Portia Tau-Sekati, the chief executive of the Property Sector Charter Council, said the residential property sector was lagging behind, with only a very limited number of broad based black economic empowerment (BBBEE) certificates submitted.
Tau-Sekati also said at the release of the 2015-2016 State of Transformation Report for the Property Sector that the public sector was not taking the active lead expected of it to further the transformation agenda.
The release of the report coincided with the gazetting of the long-awaited amended property sector code on Friday.
Tau-Sekati said overall the property sector achieved an average BBBEE recognition of Level 4.
“This is reasonable based on the previous scorecard. However, the sector will have to work harder to retain Level 4 based on the new BBBEE recognition scores,” she said.
Tau-Sekati said the new research report sampled 72 companies to measure transformation in the industry, which may be small in number, but adequately reflected the industry outlook because it covered the large companies that dominated the sector.
She said the sector’s transformation under the previous code was measured on eight points, with excellent performance achieved against the targeted weighting for enterprise development and socio-economic development.
Tau-Sekati said reasonable but below target performance was achieved for ownership and preferential procurement.
However, she said more focus was required on skills development, management control, employment equity and economic development.
“Management control, employment equity and skills development are interrelated, so it is unsurprising that the under-performance of the three elements comes as a package.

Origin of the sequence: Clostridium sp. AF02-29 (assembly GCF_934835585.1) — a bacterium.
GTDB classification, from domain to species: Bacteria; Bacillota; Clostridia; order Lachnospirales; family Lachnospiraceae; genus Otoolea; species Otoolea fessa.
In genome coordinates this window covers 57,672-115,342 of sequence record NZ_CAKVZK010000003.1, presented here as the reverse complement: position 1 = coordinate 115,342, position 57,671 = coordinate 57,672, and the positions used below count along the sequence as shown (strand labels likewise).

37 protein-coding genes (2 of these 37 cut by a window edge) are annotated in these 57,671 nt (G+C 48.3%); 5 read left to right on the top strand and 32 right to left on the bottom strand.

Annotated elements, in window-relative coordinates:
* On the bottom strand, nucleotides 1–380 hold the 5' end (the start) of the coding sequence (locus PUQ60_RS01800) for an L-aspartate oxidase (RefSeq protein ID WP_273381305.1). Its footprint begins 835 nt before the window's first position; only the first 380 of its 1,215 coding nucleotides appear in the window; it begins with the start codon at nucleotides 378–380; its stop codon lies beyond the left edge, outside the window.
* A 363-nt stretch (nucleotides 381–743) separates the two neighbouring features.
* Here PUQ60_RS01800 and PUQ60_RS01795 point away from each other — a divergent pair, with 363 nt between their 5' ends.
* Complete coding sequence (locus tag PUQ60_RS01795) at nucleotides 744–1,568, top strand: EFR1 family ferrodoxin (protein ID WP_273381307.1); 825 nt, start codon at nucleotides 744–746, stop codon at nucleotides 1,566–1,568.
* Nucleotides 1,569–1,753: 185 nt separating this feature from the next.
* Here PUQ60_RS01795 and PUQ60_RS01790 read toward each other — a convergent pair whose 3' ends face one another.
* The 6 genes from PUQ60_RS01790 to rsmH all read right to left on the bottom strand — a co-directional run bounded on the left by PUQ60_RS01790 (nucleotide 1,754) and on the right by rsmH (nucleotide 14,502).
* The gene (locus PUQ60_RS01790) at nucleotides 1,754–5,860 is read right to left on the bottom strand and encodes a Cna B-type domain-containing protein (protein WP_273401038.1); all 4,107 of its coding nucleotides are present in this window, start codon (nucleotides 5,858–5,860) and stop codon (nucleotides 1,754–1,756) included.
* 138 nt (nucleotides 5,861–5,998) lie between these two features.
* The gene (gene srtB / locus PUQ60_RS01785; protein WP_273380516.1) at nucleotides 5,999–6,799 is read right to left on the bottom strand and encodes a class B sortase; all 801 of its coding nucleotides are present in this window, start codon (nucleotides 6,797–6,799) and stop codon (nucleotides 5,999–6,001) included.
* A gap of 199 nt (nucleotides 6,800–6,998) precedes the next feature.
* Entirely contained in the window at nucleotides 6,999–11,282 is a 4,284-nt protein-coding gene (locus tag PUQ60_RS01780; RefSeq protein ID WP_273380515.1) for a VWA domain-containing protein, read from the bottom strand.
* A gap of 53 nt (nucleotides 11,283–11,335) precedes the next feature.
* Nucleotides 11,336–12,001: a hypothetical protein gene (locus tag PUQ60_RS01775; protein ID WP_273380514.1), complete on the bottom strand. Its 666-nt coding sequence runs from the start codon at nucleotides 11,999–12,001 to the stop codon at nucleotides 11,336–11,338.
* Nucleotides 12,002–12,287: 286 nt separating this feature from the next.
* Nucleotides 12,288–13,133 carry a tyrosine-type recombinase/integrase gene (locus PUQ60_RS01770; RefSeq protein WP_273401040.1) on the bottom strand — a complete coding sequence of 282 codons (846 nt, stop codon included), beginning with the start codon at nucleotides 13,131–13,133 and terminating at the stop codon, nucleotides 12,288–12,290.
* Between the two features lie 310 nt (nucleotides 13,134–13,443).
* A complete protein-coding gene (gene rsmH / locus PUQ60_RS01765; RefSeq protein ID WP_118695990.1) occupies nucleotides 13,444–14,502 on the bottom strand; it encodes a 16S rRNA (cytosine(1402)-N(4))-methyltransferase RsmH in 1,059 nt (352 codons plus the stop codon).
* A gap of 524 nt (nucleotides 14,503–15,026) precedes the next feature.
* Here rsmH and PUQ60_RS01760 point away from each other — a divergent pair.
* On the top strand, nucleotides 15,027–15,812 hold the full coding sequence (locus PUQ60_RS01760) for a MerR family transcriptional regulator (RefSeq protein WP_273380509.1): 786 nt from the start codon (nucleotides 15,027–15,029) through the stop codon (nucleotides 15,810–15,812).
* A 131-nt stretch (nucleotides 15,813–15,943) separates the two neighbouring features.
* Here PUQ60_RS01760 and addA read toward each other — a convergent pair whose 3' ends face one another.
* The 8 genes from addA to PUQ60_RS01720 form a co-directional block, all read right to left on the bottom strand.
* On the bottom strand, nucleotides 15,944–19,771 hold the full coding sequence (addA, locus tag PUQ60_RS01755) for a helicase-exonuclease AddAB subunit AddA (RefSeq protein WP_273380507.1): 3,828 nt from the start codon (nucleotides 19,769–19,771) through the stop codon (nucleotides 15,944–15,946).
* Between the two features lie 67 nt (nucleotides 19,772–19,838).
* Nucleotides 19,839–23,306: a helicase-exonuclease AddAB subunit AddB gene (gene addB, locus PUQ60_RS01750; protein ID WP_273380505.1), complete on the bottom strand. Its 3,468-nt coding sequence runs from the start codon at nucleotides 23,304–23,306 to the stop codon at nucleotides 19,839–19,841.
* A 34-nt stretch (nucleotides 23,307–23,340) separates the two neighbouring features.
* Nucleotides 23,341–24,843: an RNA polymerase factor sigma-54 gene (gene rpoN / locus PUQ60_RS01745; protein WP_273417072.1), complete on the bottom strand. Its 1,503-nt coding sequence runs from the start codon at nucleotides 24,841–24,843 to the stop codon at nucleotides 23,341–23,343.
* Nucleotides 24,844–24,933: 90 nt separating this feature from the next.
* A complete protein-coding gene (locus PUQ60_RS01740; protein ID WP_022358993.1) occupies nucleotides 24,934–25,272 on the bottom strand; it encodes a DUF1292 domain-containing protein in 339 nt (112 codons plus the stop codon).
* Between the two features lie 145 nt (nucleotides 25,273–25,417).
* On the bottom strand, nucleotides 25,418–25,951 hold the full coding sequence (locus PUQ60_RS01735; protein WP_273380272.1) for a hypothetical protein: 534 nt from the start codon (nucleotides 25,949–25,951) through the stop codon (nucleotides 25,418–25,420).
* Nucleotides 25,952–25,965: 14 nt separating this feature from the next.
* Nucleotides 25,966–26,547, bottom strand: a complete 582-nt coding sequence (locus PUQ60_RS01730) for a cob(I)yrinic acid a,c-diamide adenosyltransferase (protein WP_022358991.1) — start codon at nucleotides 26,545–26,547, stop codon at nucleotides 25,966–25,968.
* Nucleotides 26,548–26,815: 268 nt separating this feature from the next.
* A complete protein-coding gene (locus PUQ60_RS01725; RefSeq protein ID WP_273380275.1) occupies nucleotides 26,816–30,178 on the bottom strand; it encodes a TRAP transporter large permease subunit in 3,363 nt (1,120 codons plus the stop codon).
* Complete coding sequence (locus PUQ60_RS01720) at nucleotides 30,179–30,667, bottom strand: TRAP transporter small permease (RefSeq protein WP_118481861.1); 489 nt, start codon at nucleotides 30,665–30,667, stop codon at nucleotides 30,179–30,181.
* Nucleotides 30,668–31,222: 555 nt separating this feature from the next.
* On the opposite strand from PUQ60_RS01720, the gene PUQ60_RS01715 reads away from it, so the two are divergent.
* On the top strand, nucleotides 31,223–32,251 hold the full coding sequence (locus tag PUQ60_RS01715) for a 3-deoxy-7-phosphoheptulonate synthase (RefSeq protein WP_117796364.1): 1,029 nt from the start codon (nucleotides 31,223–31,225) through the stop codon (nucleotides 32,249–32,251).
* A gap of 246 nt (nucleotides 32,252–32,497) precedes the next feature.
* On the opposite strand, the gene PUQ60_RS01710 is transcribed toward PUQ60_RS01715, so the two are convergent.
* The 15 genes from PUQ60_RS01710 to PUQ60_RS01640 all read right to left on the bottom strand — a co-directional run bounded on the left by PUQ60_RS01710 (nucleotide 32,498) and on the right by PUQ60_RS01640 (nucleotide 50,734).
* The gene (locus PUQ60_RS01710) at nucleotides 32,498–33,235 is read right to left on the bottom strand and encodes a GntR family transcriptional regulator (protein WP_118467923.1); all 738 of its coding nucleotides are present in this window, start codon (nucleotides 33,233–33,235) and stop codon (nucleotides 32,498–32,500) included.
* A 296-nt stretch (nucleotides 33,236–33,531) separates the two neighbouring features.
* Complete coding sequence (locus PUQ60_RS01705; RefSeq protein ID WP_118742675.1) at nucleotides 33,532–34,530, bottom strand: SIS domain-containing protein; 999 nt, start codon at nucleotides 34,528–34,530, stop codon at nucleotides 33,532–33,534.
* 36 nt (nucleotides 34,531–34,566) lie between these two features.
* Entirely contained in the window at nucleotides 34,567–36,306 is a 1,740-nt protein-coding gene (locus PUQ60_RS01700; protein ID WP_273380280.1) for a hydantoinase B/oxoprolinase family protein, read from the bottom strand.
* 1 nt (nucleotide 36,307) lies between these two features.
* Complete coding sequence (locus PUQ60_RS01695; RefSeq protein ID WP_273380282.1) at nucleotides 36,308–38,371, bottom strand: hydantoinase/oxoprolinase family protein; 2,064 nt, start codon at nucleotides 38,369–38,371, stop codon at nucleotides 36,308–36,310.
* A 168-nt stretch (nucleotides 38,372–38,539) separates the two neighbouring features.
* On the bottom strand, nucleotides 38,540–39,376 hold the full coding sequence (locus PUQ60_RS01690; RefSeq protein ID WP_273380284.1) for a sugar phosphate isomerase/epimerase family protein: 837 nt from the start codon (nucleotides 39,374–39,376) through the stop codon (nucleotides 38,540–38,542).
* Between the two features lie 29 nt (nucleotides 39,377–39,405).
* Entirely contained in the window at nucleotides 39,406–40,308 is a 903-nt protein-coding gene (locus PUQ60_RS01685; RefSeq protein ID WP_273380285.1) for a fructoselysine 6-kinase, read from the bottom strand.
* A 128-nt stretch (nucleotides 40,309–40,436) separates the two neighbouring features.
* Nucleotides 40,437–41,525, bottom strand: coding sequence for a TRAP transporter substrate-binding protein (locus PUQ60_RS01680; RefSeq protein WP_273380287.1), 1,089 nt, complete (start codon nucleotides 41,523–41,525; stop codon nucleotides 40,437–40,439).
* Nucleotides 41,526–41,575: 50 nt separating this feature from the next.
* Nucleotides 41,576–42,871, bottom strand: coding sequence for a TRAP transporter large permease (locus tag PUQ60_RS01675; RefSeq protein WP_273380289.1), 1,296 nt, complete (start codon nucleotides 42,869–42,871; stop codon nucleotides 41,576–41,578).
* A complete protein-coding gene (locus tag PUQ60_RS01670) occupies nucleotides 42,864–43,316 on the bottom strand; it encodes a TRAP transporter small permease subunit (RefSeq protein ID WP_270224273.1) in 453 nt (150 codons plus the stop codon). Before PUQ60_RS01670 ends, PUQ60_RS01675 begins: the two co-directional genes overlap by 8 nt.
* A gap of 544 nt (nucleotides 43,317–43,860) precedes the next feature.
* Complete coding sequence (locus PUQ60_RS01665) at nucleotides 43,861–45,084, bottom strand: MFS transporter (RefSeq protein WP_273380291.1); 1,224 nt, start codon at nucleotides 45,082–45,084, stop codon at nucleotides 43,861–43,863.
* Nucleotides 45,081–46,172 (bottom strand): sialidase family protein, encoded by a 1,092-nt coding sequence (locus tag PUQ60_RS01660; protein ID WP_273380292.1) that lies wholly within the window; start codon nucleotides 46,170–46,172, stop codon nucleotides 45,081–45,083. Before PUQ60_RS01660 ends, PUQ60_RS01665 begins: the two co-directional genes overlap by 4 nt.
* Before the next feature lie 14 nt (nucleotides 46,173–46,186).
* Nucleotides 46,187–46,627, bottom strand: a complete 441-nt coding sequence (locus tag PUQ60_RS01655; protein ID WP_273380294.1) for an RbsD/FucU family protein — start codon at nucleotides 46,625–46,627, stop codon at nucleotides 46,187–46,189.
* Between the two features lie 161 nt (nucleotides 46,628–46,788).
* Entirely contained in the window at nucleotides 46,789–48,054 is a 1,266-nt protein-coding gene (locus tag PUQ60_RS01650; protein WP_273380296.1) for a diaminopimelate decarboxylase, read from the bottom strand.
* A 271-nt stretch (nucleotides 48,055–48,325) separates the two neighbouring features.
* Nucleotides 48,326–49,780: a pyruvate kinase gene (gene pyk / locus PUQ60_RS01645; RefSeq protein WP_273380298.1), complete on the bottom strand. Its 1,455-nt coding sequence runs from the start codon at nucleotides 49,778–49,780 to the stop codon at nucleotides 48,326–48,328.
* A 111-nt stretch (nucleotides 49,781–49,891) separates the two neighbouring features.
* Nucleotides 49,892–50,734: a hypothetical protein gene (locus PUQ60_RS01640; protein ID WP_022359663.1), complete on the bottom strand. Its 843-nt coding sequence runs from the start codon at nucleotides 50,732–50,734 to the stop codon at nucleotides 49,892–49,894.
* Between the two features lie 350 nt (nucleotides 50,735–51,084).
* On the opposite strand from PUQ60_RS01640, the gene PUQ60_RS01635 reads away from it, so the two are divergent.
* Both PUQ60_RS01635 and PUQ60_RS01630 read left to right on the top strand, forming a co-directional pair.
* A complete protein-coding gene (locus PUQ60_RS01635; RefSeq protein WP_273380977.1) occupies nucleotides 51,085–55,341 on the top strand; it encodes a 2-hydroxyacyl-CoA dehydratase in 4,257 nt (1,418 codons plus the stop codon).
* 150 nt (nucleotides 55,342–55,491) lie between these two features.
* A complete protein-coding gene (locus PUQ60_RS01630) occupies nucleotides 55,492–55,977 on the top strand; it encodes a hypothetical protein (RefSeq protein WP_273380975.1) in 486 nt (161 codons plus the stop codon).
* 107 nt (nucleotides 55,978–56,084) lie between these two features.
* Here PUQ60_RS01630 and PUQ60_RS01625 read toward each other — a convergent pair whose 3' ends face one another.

"It is difficult to achieve one of these three key imperatives without another,” she said.
Tau-Sekati said these three low performing elements showed that there was an under-representation of black people and black women at all levels of management, including real board participation.
“You need to have black people and women in management and invest their talent to achieve skills development targets.
"By the same token, you need to invest in skills management to achieve your targets for talented black management in the future,” she said.
Tau-Sekati added that the lack of performance in skills development would perpetuate the present transformation scenario, adding it was critical that enterprises in the property sector adequately invested in skills development.
“The sector needs to promote skills development at a sectoral level rather than on a company level. This needs to be done in collaboration with academic institutions to build a curriculum that meets current and future needs,” she said.
Tau-Sekati said economic development was the lowest scoring element against its set targets, but there were “some bright lights” because of reasonable efforts undertaken by most of the sector’s larger companies.
Leading examples of this were the development of shopping centres in townships and some rural areas, she said.
“While it makes business sense that the property sector targets investment opportunities at areas with relatively high income, we hope the future direction will lead the sector to match this with a portion of investment into the poorest areas, those that are completely under-resourced, and where development is needed the most,” she said.
Tau-Sekati said the amended property sector code applied the lessons learnt on the sector’s transformation journey so far, including the findings of the latest research, while also addressing some of the previous gaps and aligning other legislation and policies to ensure that transformation in the property sector continued at the required pace.